Have you heard about Tweenbots? Created by Kacie Kinzer, Tweenbots are
human-dependent robots that navigate the city with the help of pedestrians they encounter. Rolling at a constant speed, in a straight line, Tweenbots have a destination displayed on a flag, and rely on people they meet to read this flag and to aim them in the right direction to reach their goal.
Here is a video of a Tweenbot in Washington Square Park:
When I first came across this story, I was completely enchanted. That people, in this day and age, will engage in a unique and different kind of play makes me feel all sorts of good about the human race, and I was all set to link to the story and the video. Then I had a thought: how many of these people who helped a cardboard robot achieve its mission pass by, day in and day out, other human beings who need help? Why might it be easier to give assistance to inanimate objects than to other people who could use a kind word, a small amount of money, some hope, a smile, or even just an acknowledgment of their very humanity. Are these separate issues or can we learn something from the fact that innocuous, happy looking robots might garner more attention than the homeless and destitute?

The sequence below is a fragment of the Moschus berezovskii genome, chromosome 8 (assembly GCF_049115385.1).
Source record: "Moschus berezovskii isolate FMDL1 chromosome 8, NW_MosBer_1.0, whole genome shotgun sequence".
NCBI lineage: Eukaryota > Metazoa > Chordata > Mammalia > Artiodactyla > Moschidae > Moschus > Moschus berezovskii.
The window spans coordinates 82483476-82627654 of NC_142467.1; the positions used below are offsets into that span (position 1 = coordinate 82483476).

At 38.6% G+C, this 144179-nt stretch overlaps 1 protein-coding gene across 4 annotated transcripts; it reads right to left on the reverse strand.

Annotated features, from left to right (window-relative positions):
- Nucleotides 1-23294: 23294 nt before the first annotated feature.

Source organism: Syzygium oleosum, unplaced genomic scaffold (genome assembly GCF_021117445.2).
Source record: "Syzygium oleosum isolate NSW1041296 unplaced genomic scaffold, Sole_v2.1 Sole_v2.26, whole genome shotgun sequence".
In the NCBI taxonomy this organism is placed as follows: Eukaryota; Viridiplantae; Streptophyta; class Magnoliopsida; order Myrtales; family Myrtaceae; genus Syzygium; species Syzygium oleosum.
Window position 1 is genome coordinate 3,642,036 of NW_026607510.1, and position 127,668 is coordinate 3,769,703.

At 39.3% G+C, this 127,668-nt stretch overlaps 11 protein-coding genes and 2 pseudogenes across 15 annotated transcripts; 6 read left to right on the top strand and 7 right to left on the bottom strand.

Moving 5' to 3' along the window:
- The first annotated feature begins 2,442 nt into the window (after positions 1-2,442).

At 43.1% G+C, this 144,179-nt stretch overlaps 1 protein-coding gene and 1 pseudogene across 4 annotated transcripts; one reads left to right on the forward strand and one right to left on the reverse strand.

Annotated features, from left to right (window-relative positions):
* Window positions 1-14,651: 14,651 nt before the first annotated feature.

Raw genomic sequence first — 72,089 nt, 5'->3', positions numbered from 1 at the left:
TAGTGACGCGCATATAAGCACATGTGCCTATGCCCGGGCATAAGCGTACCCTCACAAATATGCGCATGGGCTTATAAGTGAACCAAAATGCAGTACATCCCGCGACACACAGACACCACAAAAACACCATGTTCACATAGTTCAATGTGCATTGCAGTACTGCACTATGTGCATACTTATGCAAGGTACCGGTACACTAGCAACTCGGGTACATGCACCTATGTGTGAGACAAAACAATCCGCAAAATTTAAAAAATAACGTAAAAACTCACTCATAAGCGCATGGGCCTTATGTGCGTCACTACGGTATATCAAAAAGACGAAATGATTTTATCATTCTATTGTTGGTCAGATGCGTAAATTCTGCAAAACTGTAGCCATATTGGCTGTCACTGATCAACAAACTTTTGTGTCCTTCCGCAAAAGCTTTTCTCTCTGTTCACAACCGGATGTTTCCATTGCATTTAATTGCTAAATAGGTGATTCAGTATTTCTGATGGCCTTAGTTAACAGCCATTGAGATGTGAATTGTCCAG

Ultimately I think it boils down to fear. When we see a homeless man or woman, we strive to avoid their eyes in part because we do not want to see the possibility of our own reflection. If we really and truly think about how tenuous our lives are or how fragile our actual control over our own safety and security and stability actually is, we are forced to recognize that it would take very little for us to lose everything. So we turn away, ignore the outstretched hand, and avoid the eyes full of pain that are a little too close to the eyes that look back from the mirror.
Tweenbots have no eyes and only one fixed expression. To help an inanimate object requires no self-reflection and, in fact, reinforces our belief that we do indeed have a certain amount of control over the world. The largess we offer these cardboard mechanicals requires no psychic cost to ourselves, whereas helping other people necessarily requires us to face our own fears and prejudices, thereby exacting a greater emotional and psychic cost in the act.
Don’t get me wrong, I think the idea and the action of Tweenbots is fascinating and offers insight into modern urban psychology. The sense of play and engagement that the Tweenbots provoke is genuine and worthwhile. I’m sure that I would set one of these bots on its way if I saw one. However, I can’t help wonder about my own propensity to turn away from people in need when I would probably go out of my way to help a cardboard robot.